And so Jesus said to them, “come follow me and I will make you fishers of men” and immediately they left their nets and followed him.
Gosh, that was easy, wasn’t it? He called them, and they followed.
I don’t mean it was easy for Jesus – he is the Messiah after all, that must give you a certain amount of pulling power. I mean was easy for James and John. They don’t think about it, they don’t struggle with it, they don’t worry about it. Their faith was immediate and complete.
I wish my faith could be like that. Simple, immediate, complete.
Our reading from Jonah doesn’t make me feel any better. Jonah goes to the people of Nineveh, an ungodly and disreputable lot, and says “Yahweh says you have to repent, and amend your ways” and they say “Yes, okay, we’ll do that.” Jonah, who seems to find obedience to God quite difficult, is rather put out. It all seems far too easy.
If that is what faith is, the unquestioning immediate simple faith of James and John and the people ofNineveh, then I’m afraid I am a person of little faith.
My faith has never been unquestioning acceptance. I’m far more fidgety than that. I’m fear if Jesus said “come follow me”, my immediate reaction would be “where, why, and for how long”.
Faith for me used to feel like waiting for a bus. Do you trust that there is a bus coming that will carry you home, or do you put your trust in your own abilities, and walk?
When I was growing up inYorkshire, I lived a fair way from school, and busses were few and far between, especially if one had extra-curricular activity – or as the teachers put it, detention.
On a cold winter’s evening, I would wonder about walking to the next bus stop. That would save me 20p and hypothermia. But if I walked, maybe I would miss the bus? The longer I waited, the more I thought, “If I’d walked, I’d be there now.” But also the longer I waited, the more likely it would be that the bus would come. And so of course what normally happened was I would start walking, and half way in between stops, I would see the bus sailing past, leaving me repeat the process at the next stop.
That was my sort of fidgety faith. I wanted to trust that the bus was coming, but the reality was different. And I wanted to believe in God without doubts, Oh how I wanted that, but I couldn’t. Hoping, but not sure?
Now my Grandmother, who like many of her peers would happily stand chatting at a bus stop for hours, she literally could not understand the idea of doubting the existence of God. She had absolute faith – In god, and in the West Yorkshire bus timetabling system. She was like James and John. God called, she followed. No doubt.
I yearned for a faith like then when I was growing up, and for a while I even tried to fake a faith like that, in the hope that it might just come. But it never did.
And you know, that’s all right. It’s alright. For a long time I thought it wasn’t, but it is. I thought I should be like James and John and the people of Nineveh, I felt they had been given a gift which I didn’t have, and indeed they had been given a gift I didn’t have. But in later years, I realised that I had been given a gift they had not. Which was the gift of doubt.
I am how God made me, and the way God made me is inquisitive, questioning, doubting, sceptical. And the point where I stopped feeling that my faith was inadequate was the point where I stopped yearning for the gifts that God had given to others, and instead accepted the gifts that God had given to me. If God made me this way, and God loves me this way, then maybe it’s all right. That was the point that I started being me, and stopped trying to be an Apostle.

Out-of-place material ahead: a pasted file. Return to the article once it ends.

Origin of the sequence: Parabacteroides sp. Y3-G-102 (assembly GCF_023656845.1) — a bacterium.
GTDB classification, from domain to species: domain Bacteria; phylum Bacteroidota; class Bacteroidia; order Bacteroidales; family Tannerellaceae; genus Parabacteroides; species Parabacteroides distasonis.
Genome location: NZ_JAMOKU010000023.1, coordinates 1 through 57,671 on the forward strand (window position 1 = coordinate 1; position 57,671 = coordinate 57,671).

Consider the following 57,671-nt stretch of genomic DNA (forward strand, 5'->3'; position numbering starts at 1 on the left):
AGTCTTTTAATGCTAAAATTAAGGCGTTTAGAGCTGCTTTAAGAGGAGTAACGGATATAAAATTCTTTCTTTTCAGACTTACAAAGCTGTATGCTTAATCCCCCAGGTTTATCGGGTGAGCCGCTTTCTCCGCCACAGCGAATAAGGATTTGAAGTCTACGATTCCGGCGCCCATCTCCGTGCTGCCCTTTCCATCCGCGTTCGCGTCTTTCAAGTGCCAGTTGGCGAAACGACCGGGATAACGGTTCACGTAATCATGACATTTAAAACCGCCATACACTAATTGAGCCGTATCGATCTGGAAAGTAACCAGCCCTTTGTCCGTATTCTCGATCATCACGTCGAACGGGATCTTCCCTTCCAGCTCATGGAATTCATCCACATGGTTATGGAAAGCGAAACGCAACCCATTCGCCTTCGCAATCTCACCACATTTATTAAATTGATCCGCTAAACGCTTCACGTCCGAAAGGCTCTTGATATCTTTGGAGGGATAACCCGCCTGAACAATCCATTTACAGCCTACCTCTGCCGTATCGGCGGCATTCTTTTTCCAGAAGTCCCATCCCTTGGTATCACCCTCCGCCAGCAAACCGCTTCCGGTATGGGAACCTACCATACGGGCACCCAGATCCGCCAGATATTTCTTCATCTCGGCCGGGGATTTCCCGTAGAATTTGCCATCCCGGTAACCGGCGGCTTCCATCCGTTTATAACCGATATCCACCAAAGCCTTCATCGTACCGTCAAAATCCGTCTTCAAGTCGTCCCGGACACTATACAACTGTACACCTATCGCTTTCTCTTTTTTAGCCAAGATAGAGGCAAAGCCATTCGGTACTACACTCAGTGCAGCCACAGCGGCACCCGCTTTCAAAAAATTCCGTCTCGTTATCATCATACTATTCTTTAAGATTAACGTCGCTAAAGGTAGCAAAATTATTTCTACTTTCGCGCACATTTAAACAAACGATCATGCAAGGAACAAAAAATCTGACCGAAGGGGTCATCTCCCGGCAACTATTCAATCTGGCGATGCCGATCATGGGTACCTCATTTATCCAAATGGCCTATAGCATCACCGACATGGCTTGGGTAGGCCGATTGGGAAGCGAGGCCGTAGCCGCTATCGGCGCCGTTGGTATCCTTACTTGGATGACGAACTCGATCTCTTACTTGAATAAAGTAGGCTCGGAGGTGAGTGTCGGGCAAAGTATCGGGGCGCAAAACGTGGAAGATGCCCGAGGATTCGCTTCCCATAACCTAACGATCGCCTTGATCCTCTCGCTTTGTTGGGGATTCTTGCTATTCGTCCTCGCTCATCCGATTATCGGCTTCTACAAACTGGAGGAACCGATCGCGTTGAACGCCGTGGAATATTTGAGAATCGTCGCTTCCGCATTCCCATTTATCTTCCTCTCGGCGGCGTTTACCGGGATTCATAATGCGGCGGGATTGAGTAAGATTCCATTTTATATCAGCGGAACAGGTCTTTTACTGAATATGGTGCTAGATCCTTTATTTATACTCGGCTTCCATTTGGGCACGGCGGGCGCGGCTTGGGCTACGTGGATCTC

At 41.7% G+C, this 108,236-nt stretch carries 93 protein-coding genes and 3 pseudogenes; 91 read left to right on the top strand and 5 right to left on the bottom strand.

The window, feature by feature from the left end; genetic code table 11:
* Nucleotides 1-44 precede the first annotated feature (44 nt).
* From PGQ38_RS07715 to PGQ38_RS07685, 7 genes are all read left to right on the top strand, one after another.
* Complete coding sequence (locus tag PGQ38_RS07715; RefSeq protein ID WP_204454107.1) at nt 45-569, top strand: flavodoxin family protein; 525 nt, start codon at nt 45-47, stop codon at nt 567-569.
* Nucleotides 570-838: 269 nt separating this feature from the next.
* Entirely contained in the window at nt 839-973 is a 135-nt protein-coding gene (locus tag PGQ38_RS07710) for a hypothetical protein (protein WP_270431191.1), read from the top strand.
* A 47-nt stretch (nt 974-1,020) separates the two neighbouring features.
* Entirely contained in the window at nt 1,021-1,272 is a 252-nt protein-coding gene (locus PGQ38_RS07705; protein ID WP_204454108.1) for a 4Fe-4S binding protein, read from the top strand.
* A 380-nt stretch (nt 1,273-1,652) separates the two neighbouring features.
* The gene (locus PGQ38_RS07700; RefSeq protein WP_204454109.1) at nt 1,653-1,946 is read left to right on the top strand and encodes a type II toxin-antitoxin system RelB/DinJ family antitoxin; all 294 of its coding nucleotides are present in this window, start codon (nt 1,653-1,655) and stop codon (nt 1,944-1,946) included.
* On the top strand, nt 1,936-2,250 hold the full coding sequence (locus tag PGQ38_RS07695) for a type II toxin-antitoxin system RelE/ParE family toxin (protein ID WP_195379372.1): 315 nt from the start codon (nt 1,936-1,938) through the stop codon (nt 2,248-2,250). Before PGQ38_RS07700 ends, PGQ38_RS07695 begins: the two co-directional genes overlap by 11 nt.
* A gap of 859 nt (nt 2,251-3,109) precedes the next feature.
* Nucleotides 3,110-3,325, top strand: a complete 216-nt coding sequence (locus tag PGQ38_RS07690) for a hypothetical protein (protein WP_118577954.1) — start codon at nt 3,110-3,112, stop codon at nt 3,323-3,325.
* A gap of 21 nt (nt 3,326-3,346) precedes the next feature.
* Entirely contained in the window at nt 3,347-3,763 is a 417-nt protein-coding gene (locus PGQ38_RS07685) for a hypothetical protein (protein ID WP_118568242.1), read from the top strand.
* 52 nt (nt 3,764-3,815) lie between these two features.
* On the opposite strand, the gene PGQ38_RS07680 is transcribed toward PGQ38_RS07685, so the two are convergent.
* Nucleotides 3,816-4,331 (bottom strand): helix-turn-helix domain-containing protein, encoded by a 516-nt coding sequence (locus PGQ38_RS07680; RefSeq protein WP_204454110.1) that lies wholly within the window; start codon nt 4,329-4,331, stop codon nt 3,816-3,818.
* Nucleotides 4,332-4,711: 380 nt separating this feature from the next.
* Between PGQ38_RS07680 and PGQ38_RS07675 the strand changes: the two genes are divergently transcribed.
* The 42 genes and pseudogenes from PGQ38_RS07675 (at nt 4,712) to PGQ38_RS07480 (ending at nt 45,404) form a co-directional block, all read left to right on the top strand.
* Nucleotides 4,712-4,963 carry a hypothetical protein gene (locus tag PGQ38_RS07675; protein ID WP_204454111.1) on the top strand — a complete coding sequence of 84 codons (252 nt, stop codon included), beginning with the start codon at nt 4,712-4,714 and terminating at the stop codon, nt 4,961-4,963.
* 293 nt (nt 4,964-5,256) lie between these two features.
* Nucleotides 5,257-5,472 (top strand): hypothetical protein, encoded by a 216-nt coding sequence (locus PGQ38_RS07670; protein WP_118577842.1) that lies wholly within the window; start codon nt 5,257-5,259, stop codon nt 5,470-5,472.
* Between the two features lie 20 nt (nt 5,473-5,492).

But what can faith mean in this context? If it is not the simple anc complete acceptance of James and John, what it faith?
I suppose a lesser faith leaves the door open for a sort of agnosticism, where we declare an open mind on the subject of God. It’s good to have an open mind. But not so open that your brains fall out. Paul warns us against such equivocation in our second reading. The appointed time, he says, is growing short. Or in other words, make up your mind. That’s the problem with agnosticism, sympathetic as I am to it – it’s just delaying making a decision. You’re neither waiting for the bus nor walking home. You get no-where.
So what is this faith of doubters? Well it is for example, the faith of Thomas Aquinas, one of our greatest theologians. At nearly the end of his life, Thomas had a revelation of God, and said, “everything I have written seems like so much straw to me.”
But that straw, those intellectual endeavours, saved the church from superstition, from the Goddess worship of Mary, they gave the church a rigorous intellectual justification for faith. Without Aquinas’ doubts, his honesty, his lack of simple faith, the church would be a sorrier, sillier, more fanciful, weaker place.
The faith of doubters, is an act of will, not a gift from God. We choose to commit, despite not receiving the reassurance of revelation. That sort of faith requires trust, and hope, but more than that honesty, courage, rigour, and staying power. It is a faith which will challenge the church, and it’s notions of God – which is necessary, because sometimes the church needs challenging. Our doubt and our commitment means that we will be honest with ourselves and with God and with the people around us. And that indeed is a gift worth celebrating.
So let me leave you with that famous quote from Simone Weil, the French theologian and philosopher.
If ever there is a seeming disparity between God and the truth, then we must always pick the truth. Because in the long run, disloyalty to the truth will always be disloyalty to God.
May we have the courage to seek the truth, to question, to doubt. That the church and the world may be the richer for it.